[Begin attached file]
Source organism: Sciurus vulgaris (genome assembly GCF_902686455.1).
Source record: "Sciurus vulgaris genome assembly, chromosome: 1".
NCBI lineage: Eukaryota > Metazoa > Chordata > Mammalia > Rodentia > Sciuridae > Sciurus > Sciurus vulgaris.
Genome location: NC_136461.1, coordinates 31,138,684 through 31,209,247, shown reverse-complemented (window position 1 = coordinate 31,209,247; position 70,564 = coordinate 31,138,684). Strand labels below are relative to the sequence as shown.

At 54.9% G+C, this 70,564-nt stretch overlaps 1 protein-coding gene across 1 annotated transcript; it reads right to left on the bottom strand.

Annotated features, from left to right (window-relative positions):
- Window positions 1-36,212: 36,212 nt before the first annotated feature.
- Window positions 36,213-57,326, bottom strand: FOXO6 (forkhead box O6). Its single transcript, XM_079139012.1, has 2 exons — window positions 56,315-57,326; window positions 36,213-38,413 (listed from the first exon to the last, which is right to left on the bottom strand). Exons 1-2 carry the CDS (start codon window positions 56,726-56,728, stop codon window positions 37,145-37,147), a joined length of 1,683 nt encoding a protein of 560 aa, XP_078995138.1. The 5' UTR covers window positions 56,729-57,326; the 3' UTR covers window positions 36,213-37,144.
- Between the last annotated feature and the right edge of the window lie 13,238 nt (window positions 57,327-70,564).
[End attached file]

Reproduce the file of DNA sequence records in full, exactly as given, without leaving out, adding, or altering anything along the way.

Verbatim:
Source organism: Sciurus vulgaris (genome assembly GCF_902686455.1).
Source record: "Sciurus vulgaris genome assembly, chromosome: 1".
NCBI lineage: Eukaryota > Metazoa > Chordata > Mammalia > Rodentia > Sciuridae > Sciurus > Sciurus vulgaris.
Genome location: NC_136461.1, coordinates 31,138,684 through 31,209,247, shown reverse-complemented (window position 1 = coordinate 31,209,247; position 70,564 = coordinate 31,138,684). Strand labels below are relative to the sequence as shown.

At 54.9% G+C, this 70,564-nt stretch overlaps 1 protein-coding gene across 1 annotated transcript; it reads right to left on the bottom strand.

Annotated features, from left to right (window-relative positions):
- Window positions 1-36,212: 36,212 nt before the first annotated feature.
- Window positions 36,213-57,326, bottom strand: FOXO6 (forkhead box O6). Its single transcript, XM_079139012.1, has 2 exons — window positions 56,315-57,326; window positions 36,213-38,413 (listed from the first exon to the last, which is right to left on the bottom strand). Exons 1-2 carry the CDS (start codon window positions 56,726-56,728, stop codon window positions 37,145-37,147), a joined length of 1,683 nt encoding a protein of 560 aa, XP_078995138.1. The 5' UTR covers window positions 56,729-57,326; the 3' UTR covers window positions 36,213-37,144.
- Between the last annotated feature and the right edge of the window lie 13,238 nt (window positions 57,327-70,564).